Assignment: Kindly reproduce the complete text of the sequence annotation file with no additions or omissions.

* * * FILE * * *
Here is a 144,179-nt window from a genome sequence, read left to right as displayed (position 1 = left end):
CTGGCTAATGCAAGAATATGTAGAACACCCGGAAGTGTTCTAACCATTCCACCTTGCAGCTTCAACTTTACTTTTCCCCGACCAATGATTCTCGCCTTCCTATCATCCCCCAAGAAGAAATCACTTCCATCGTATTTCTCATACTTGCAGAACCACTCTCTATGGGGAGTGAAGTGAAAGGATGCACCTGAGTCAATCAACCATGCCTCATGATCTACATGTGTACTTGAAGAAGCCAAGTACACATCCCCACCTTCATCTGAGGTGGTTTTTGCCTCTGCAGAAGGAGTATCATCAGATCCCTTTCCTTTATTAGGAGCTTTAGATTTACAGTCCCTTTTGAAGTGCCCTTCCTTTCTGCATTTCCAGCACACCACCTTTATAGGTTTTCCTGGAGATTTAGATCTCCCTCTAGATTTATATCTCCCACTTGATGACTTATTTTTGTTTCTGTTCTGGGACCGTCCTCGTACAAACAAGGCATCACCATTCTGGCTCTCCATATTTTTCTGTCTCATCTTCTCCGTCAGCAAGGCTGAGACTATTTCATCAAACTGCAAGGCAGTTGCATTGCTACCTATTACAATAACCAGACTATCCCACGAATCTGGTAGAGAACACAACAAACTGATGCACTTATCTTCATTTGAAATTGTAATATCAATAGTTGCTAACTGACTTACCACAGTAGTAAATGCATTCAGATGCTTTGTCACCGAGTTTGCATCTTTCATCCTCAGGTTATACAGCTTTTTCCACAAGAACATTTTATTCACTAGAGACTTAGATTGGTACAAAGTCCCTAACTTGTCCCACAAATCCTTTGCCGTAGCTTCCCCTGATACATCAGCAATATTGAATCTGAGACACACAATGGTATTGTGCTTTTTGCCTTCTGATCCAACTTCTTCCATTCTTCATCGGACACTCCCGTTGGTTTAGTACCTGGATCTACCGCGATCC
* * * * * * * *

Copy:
Here is a 144,179-nt window from a genome sequence, read left to right as displayed (position 1 = left end):
CTGGCTAATGCAAGAATATGTAGAACACCCGGAAGTGTTCTAACCATTCCACCTTGCAGCTTCAACTTTACTTTTCCCCGACCAATGATTCTCGCCTTCCTATCATCCCCCAAGAAGAAATCACTTCCATCGTATTTCTCATACTTGCAGAACCACTCTCTATGGGGAGTGAAGTGAAAGGATGCACCTGAGTCAATCAACCATGCCTCATGATCTACATGTGTACTTGAAGAAGCCAAGTACACATCCCCACCTTCATCTGAGGTGGTTTTTGCCTCTGCAGAAGGAGTATCATCAGATCCCTTTCCTTTATTAGGAGCTTTAGATTTACAGTCCCTTTTGAAGTGCCCTTCCTTTCTGCATTTCCAGCACACCACCTTTATAGGTTTTCCTGGAGATTTAGATCTCCCTCTAGATTTATATCTCCCACTTGATGACTTATTTTTGTTTCTGTTCTGGGACCGTCCTCGTACAAACAAGGCATCACCATTCTGGCTCTCCATATTTTTCTGTCTCATCTTCTCCGTCAGCAAGGCTGAGACTATTTCATCAAACTGCAAGGCAGTTGCATTGCTACCTATTACAATAACCAGACTATCCCACGAATCTGGTAGAGAACACAACAAACTGATGCACTTATCTTCATTTGAAATTGTAATATCAATAGTTGCTAACTGACTTACCACAGTAGTAAATGCATTCAGATGCTTTGTCACCGAGTTTGCATCTTTCATCCTCAGGTTATACAGCTTTTTCCACAAGAACATTTTATTCACTAGAGACTTAGATTGGTACAAAGTCCCTAACTTGTCCCACAAATCCTTTGCCGTAGCTTCCCCTGATACATCAGCAATATTGAATCTGAGACACACAATGGTATTGTGCTTTTTGCCTTCTGATCCAACTTCTTCCATTCTTCATCGGACACTCCCGTTGGTTTAGTACCTGGATCTACCGCGATCC